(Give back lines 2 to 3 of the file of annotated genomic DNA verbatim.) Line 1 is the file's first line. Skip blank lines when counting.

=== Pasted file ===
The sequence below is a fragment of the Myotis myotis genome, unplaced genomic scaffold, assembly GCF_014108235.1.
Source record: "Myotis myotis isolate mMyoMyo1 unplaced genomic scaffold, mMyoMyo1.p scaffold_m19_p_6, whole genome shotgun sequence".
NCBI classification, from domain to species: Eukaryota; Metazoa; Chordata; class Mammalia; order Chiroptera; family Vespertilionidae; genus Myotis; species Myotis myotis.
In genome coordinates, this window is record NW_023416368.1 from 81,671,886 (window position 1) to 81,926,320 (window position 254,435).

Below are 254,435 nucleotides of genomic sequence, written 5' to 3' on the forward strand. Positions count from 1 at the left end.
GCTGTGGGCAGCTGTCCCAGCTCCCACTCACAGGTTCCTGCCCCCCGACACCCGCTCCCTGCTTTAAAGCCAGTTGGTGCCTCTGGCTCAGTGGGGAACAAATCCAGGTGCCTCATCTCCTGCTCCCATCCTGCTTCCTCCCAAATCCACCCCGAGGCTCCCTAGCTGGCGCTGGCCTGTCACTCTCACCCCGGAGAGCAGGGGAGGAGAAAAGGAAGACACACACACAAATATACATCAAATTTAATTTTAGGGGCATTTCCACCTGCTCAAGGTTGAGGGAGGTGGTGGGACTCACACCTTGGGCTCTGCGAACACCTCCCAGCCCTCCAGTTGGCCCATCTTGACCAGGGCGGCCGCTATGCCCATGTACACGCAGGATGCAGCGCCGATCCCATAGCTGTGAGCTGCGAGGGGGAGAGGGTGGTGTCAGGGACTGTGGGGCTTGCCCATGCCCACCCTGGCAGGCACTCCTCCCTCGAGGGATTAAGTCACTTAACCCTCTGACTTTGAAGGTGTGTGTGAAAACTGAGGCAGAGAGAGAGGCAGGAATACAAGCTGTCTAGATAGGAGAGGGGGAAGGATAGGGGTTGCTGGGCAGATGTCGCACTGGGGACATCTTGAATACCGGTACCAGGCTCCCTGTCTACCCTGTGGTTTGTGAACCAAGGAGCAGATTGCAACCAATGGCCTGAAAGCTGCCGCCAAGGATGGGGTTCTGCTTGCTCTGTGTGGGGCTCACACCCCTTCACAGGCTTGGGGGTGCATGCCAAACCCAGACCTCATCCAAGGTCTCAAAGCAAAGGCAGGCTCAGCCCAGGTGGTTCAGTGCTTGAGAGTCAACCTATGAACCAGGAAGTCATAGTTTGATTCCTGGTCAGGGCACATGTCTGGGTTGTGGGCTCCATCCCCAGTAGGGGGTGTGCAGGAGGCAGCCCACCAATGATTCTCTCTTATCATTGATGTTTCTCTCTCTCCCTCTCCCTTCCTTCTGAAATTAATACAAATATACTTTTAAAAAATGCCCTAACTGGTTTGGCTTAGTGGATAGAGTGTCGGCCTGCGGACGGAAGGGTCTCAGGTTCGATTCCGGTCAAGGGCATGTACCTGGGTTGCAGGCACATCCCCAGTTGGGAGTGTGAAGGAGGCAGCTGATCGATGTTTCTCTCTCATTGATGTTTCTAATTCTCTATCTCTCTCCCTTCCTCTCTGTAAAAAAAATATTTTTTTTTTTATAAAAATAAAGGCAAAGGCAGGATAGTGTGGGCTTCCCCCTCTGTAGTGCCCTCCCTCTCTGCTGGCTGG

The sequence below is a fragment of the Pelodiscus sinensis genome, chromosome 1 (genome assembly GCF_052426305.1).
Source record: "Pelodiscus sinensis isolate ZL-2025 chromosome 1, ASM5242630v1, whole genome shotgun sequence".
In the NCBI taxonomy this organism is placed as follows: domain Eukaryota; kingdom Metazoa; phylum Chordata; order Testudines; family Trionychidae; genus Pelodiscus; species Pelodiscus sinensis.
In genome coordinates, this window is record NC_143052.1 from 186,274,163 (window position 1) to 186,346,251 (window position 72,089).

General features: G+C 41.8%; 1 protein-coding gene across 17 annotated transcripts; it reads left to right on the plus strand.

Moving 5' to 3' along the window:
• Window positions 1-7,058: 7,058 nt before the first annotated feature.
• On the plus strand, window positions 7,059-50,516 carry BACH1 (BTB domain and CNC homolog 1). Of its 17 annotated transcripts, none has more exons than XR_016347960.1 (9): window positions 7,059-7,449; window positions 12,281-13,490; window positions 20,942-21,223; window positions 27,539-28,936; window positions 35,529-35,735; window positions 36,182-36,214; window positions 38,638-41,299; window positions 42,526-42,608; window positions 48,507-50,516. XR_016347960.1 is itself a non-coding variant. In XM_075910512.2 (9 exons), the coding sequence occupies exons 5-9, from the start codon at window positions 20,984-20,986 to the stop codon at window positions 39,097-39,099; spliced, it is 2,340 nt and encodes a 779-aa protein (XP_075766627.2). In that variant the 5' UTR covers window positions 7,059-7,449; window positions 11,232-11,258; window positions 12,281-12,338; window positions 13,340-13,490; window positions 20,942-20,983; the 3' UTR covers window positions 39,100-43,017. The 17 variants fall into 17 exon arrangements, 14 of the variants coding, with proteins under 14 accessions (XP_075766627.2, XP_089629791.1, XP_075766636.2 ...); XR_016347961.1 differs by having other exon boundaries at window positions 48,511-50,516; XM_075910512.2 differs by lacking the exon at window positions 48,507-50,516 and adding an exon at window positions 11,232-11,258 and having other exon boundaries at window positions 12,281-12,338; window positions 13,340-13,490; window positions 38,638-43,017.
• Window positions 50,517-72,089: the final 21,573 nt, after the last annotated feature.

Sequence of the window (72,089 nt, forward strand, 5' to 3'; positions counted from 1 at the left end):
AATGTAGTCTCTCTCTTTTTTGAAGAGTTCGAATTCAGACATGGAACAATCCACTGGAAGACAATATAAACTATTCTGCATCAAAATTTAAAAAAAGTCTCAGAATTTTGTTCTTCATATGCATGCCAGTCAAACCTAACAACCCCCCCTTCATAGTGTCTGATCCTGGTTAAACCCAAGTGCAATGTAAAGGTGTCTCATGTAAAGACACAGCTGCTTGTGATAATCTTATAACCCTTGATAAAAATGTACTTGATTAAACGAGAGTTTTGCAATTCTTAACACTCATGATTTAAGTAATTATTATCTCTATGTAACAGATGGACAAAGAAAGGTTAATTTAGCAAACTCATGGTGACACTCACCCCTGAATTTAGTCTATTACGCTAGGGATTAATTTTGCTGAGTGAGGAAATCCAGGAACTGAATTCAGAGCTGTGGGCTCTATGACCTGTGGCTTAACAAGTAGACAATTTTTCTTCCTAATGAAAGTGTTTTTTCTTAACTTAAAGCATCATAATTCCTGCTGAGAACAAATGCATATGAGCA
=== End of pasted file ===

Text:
Source record: "Myotis myotis isolate mMyoMyo1 unplaced genomic scaffold, mMyoMyo1.p scaffold_m19_p_6, whole genome shotgun sequence".
NCBI classification, from domain to species: Eukaryota; Metazoa; Chordata; class Mammalia; order Chiroptera; family Vespertilionidae; genus Myotis; species Myotis myotis.